Not only is the team having to go with backups to backups at some positions, the coaches have to figure out a new combination of players every week as injuries continue to reshuffle the deck. While Joe Looney was the projected starter at center to begin the season, he also missed time, and Tyler Biadasz came in and looked like he was going to keep the starting job. But he in turn went down, and Looney had to go back in. The Cowboys have also had to start Ben DiNucci and Garrett Gilbert at quarterback. It seems obvious that any coaching staff is going to have problems figuring out how to win games with that continuous churn.
Meanwhile, we cannot give the players themselves a pass. Ezekiel Elliott had another fumble, this one completely unforced. CeeDee Lamb dropped a sure touchdown that would have tied the game and possibly changed the course of things. Jaylon Smith let himself get caught on what could have been a pick six, and the team only salvaged a field goal. The run defense broke down again multiple times in the game.
Despite some continuous problems with their play, the owner keeps vociferously defending some players who have at times really hurt the team.
Jerry Jones was asked on @1053thefan about Ezekiel Elliott and Jaylon Smith and the return on investment on the contract extensions that the Dallas Cowboys have given them.
He spoke with great pride about both players and said he would not devote those resources elsewhere. pic.twitter.com/y8bQ5dH4PE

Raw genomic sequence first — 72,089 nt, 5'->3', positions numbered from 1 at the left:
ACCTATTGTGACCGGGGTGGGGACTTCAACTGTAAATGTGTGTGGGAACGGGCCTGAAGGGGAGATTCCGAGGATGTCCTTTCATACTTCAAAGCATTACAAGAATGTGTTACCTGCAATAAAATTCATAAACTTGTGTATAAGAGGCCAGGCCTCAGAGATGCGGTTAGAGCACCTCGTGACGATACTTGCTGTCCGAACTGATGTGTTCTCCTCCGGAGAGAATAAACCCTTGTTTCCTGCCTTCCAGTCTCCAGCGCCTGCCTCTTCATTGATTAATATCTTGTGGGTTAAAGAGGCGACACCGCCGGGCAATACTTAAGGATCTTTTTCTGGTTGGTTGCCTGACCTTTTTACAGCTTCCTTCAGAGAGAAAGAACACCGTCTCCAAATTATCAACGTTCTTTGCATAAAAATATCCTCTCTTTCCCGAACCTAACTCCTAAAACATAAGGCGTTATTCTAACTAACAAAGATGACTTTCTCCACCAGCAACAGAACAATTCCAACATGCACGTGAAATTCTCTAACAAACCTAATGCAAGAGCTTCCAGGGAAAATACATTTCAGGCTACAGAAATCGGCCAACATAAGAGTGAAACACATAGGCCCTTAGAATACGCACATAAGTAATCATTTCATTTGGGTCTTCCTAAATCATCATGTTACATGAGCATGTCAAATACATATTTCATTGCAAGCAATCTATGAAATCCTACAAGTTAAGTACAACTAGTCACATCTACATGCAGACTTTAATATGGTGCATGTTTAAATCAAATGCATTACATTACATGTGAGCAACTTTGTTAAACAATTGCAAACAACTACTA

— RJ Ochoa (@rjochoa) November 27, 2020
While Smith had one of his best games of the season, he has been a liability in many others. And Elliott not only has been turning the ball over at the worst rate among all running backs in the league, he has not been breaking any long runs, either. Yet the owner and general manager continues to defend them in what looks a lot like actually justifying his own questionable decisions.
Obviously the coaching staff is getting a lot of criticism for their failed fourth down attempts in the game. A deeper look at the plays reveals that going for it wasn’t really the issue, except maybe on the fake punt. The team was struggling to maintain any offensive momentum and needed to extend drives. The problem was the play-calling, particularly going with a pass rather than a QB sneak when they just needed a half yard to convert on the first one.
Still, it is hard to determine just how much blame the coaching staff deserves when they are faced with so many injury issues and a constant reshuffling of the lineup. That extends to the defense, where the secondary is also changing almost every week, Leighton Vander Esch and Sean Lee have both been out at times, and they are just now getting Randy Gregory, who posted two sacks, back into the defensive end rotation.
Just as this is threatening to be a lost season in the record book, it is turning into a confused, and at times opaque, one in figuring out just what the staff is doing, or can do. And amazingly, that book may not be closed. The Cowboys still are lurking just one game out of the division lead, with the next opponent, the Baltimore Ravens, in the throes of a COVID breakout, including their starting quarterback, Lamar Jackson. Now the scheduled Thursday night game this week between the Cowboys and the Ravens will be played a week from Monday as Baltimore’s game with the Pittsburgh Steelers has been pushed back to Tuesday night – assuming the Ravens are able to get back on the field by then. Who knows how Dallas’ game will turn out? And they still face some pretty weak teams down the stretch.
This has not just been a highly disappointing season for the Cowboys. It is as confusing as any in memory. We still probably are going to see them land a high draft pick. It is just not at all how we wish things had developed.